The Shadow People: Ekphrastic Challenge, Day14

It began—after The Before. You remember?
When the world was colored with optimism,
primary colors and pastels, sun-spackled roofs, rose gardens,
blue skies? Even the winter ice sparkled with trapped starlight.
We went to work and school and shows,
traveling on buses and trains through the city.

I used to make up stories about the people we saw in the windows—
the little girl with the dandelion, the woman
who danced in a red dress? All those windows dark now.
Please say you remember.

Then cough by cough, the world turned greyer.
The flowers lost their brilliant hues, fragrances disappeared.
And the shadow people came.

They walked out of my dreams
to gather around the TV set–strangely drawn to it.
They follow me now, almost eagerly, like ghost puppies.

They have no faces, but they look like me. Haunted.

For Paul Brookes’ Ekphrastic Challenge, Day 14, I was inspired by all three works of art. You can read all the poems here.

41 thoughts on “The Shadow People: Ekphrastic Challenge, Day14

  1. Those of us who struggle with facial recognition issues in the first place have been massively stymied by the masks. I keep fearing I’m going to run into someone I SHOULD recognize under ANY circumstance, and fail, simultaneously embarrassing myself and hurting their feelings. Most folks know I struggle, thank God.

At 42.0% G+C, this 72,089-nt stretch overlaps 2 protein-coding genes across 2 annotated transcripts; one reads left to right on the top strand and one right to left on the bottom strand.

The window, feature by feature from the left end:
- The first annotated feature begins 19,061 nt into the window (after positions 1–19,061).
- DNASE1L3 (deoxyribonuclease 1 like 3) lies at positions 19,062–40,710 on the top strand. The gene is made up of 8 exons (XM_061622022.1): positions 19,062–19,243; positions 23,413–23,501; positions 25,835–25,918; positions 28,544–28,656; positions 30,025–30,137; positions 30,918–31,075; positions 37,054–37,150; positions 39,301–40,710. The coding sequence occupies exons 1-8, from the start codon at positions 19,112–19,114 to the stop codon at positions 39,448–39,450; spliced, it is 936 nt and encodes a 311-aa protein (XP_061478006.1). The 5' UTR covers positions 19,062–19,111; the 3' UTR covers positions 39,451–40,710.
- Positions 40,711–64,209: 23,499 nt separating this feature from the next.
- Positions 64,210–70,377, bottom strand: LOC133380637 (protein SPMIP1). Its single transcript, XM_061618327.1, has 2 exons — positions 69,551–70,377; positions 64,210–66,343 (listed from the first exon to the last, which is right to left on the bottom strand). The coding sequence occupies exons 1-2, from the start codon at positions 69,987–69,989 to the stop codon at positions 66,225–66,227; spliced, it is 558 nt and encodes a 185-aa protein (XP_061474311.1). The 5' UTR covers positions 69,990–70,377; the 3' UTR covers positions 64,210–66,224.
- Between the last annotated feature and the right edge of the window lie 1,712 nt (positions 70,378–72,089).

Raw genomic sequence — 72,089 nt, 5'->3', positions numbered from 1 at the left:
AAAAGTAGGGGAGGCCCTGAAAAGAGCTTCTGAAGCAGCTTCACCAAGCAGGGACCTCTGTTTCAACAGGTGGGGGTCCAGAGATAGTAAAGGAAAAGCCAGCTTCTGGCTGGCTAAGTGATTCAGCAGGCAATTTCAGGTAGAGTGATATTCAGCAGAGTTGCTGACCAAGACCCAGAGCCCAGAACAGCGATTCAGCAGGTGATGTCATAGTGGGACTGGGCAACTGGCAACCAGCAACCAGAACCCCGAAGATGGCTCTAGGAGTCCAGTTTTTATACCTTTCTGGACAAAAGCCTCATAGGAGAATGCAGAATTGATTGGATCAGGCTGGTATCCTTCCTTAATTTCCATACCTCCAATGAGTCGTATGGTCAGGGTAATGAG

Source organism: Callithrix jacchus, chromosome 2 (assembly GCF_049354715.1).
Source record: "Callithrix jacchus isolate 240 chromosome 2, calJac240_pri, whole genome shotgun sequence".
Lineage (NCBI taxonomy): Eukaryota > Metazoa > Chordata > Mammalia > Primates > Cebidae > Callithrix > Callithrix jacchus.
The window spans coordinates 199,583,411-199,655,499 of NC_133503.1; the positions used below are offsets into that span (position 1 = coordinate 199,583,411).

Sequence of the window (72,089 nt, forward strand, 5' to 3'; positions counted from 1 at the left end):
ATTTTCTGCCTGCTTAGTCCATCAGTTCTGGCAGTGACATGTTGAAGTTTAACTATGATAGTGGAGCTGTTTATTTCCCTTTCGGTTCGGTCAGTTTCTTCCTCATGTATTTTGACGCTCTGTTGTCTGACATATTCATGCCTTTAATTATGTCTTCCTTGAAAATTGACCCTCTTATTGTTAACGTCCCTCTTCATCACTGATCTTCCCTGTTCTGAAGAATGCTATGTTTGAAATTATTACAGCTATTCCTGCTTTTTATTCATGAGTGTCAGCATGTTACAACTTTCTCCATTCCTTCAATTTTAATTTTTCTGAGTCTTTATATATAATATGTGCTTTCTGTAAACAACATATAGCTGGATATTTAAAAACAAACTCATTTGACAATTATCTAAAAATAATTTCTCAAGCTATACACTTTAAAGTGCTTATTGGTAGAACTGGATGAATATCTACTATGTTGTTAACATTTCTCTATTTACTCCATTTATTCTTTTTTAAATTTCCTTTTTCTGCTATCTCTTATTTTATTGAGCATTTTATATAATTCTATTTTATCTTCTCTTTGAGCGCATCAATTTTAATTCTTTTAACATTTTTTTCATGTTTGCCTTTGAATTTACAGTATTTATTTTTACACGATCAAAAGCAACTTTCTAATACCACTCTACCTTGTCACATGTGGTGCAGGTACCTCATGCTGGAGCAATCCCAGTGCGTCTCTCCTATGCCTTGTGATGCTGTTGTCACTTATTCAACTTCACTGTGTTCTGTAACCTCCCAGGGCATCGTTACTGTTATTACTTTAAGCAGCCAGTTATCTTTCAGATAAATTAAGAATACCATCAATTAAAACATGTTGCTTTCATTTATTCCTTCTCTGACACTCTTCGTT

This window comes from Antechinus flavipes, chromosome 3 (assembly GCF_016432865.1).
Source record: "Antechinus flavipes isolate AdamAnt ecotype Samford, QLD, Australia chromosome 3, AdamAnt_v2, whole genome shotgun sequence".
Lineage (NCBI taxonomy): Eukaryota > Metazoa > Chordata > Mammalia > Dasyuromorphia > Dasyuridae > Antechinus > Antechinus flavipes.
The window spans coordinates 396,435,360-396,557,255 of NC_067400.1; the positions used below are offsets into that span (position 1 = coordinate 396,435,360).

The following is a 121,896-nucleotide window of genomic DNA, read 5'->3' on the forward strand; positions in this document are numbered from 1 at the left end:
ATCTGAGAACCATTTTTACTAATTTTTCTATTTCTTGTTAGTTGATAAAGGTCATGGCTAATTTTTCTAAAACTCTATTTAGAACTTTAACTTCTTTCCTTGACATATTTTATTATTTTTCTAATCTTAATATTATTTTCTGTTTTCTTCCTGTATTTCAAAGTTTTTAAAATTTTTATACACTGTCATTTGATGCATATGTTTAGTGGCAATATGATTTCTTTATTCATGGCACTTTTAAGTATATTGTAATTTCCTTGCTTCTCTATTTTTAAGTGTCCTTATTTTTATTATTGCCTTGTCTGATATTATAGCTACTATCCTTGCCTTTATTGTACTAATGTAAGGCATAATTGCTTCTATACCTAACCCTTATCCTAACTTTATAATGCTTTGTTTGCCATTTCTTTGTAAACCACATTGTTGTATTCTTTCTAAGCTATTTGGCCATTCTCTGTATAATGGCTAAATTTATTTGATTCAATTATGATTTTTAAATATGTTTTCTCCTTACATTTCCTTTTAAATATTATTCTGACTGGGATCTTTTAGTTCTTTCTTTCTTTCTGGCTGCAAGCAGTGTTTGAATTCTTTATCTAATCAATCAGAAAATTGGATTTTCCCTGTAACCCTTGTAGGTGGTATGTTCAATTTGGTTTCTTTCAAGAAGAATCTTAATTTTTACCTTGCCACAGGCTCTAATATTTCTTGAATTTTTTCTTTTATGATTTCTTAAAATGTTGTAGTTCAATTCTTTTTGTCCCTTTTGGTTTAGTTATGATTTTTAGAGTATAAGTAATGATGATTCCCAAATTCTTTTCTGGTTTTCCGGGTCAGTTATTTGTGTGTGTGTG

Great ekphrastic, Merril.

  2. This poem made me think of lines attributed to Carl Sandburg. I don’t know if they are his, but they fit your ekphrastic theme today: “Poetry is an echo asking a shadow to dance.”

  3. We have all becoming shadow people of sorts this last year, but on a deeper level I sense this relates to those who have died from covid. Lest we forget.

  4. I think the last line–They have no faces, but they look like me. Haunted.–is the most chilling. Your poem has the essence of horror: being haunted by shadow people and (perhaps) the fear of becoming one of them. The pandemic has been and still is a horror movie that just won’t stop playing.

  5. This is how the world has felt to me since the beginning of the pandemic, Merrill; you’ve been in my head and pulled out my thoughts. I love the way you juxtapose the before and after in the stanza about the windows, and the shift introduced by the phrase ‘cough by cough, the world turned greyer’. A haunting ekphrastic poem.

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